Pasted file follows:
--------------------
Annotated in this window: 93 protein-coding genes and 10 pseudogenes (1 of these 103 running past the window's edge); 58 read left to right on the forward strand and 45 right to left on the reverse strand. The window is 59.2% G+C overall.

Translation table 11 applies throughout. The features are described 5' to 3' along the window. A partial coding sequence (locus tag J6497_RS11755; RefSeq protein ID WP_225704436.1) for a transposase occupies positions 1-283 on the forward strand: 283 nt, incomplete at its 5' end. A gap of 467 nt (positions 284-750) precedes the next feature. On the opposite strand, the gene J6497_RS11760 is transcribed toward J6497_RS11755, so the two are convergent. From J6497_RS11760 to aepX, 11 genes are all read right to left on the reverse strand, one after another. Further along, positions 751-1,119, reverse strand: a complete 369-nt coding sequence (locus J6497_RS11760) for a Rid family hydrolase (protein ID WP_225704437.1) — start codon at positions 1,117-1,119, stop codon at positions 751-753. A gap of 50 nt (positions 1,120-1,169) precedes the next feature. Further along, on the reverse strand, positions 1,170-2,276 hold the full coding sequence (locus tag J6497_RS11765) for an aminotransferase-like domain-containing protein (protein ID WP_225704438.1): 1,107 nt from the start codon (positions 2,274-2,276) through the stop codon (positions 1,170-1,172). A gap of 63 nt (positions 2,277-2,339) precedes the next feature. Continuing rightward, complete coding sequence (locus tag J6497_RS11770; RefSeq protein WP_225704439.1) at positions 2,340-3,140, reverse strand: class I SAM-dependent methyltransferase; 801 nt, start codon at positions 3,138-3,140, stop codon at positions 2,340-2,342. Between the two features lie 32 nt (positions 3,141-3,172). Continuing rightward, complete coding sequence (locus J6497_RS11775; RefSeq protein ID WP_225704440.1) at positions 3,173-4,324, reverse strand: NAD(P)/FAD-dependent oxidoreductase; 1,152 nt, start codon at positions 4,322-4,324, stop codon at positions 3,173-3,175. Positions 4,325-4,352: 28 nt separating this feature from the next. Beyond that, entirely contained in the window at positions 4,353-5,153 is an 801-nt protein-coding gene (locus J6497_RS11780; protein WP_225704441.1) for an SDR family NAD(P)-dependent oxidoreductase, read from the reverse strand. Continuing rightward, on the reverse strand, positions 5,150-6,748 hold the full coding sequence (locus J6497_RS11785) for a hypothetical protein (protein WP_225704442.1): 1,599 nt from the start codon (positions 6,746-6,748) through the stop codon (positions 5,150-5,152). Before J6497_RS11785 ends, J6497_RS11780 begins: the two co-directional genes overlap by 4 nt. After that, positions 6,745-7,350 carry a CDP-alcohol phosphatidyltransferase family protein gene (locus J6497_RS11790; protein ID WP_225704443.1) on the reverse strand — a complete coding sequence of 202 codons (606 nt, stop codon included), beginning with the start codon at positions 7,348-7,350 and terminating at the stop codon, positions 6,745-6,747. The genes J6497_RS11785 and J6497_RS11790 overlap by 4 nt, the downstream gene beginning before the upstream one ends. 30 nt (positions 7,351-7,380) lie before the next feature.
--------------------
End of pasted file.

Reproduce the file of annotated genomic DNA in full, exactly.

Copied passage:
Annotated in this window: 93 protein-coding genes and 10 pseudogenes (1 of these 103 running past the window's edge); 58 read left to right on the forward strand and 45 right to left on the reverse strand. The window is 59.2% G+C overall.

Translation table 11 applies throughout. The features are described 5' to 3' along the window. A partial coding sequence (locus tag J6497_RS11755; RefSeq protein ID WP_225704436.1) for a transposase occupies positions 1-283 on the forward strand: 283 nt, incomplete at its 5' end. A gap of 467 nt (positions 284-750) precedes the next feature. On the opposite strand, the gene J6497_RS11760 is transcribed toward J6497_RS11755, so the two are convergent. From J6497_RS11760 to aepX, 11 genes are all read right to left on the reverse strand, one after another. Further along, positions 751-1,119, reverse strand: a complete 369-nt coding sequence (locus J6497_RS11760) for a Rid family hydrolase (protein ID WP_225704437.1) — start codon at positions 1,117-1,119, stop codon at positions 751-753. A gap of 50 nt (positions 1,120-1,169) precedes the next feature. Further along, on the reverse strand, positions 1,170-2,276 hold the full coding sequence (locus tag J6497_RS11765) for an aminotransferase-like domain-containing protein (protein ID WP_225704438.1): 1,107 nt from the start codon (positions 2,274-2,276) through the stop codon (positions 1,170-1,172). A gap of 63 nt (positions 2,277-2,339) precedes the next feature. Continuing rightward, complete coding sequence (locus tag J6497_RS11770; RefSeq protein WP_225704439.1) at positions 2,340-3,140, reverse strand: class I SAM-dependent methyltransferase; 801 nt, start codon at positions 3,138-3,140, stop codon at positions 2,340-2,342. Between the two features lie 32 nt (positions 3,141-3,172). Continuing rightward, complete coding sequence (locus J6497_RS11775; RefSeq protein ID WP_225704440.1) at positions 3,173-4,324, reverse strand: NAD(P)/FAD-dependent oxidoreductase; 1,152 nt, start codon at positions 4,322-4,324, stop codon at positions 3,173-3,175. Positions 4,325-4,352: 28 nt separating this feature from the next. Beyond that, entirely contained in the window at positions 4,353-5,153 is an 801-nt protein-coding gene (locus J6497_RS11780; protein WP_225704441.1) for an SDR family NAD(P)-dependent oxidoreductase, read from the reverse strand. Continuing rightward, on the reverse strand, positions 5,150-6,748 hold the full coding sequence (locus J6497_RS11785) for a hypothetical protein (protein WP_225704442.1): 1,599 nt from the start codon (positions 6,746-6,748) through the stop codon (positions 5,150-5,152). Before J6497_RS11785 ends, J6497_RS11780 begins: the two co-directional genes overlap by 4 nt. After that, positions 6,745-7,350 carry a CDP-alcohol phosphatidyltransferase family protein gene (locus J6497_RS11790; protein ID WP_225704443.1) on the reverse strand — a complete coding sequence of 202 codons (606 nt, stop codon included), beginning with the start codon at positions 7,348-7,350 and terminating at the stop codon, positions 6,745-6,747. The genes J6497_RS11785 and J6497_RS11790 overlap by 4 nt, the downstream gene beginning before the upstream one ends. 30 nt (positions 7,351-7,380) lie before the next feature.